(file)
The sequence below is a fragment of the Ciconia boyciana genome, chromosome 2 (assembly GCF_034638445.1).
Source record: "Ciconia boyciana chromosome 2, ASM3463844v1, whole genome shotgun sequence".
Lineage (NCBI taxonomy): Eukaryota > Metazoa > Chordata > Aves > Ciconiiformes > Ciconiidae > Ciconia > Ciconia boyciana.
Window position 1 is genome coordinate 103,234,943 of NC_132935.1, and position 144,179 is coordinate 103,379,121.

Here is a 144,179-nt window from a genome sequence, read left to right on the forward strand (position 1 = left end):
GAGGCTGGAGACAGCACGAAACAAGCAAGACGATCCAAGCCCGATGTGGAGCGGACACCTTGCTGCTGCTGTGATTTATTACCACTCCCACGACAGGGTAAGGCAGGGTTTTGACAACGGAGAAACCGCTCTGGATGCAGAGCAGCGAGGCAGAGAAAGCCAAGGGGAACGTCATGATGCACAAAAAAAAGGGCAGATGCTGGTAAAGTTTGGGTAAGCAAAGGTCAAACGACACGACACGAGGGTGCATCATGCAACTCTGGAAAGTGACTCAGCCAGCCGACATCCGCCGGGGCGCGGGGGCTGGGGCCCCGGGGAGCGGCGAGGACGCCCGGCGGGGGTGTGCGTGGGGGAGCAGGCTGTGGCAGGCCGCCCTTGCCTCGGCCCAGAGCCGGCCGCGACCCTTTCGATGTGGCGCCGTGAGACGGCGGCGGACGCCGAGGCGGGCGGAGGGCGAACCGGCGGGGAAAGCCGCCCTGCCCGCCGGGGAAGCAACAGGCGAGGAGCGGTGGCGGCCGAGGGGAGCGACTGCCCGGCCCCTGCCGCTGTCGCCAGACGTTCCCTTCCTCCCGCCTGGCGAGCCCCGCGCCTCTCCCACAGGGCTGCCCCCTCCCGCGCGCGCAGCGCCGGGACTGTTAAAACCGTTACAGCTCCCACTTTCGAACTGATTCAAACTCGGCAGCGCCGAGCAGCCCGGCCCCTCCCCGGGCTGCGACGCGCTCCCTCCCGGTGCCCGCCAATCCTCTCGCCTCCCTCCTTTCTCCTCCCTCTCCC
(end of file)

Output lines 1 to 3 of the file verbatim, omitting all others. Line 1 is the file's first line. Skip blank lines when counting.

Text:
The sequence below is a fragment of the Ciconia boyciana genome, chromosome 2 (assembly GCF_034638445.1).
Source record: "Ciconia boyciana chromosome 2, ASM3463844v1, whole genome shotgun sequence".
Lineage (NCBI taxonomy): Eukaryota > Metazoa > Chordata > Aves > Ciconiiformes > Ciconiidae > Ciconia > Ciconia boyciana.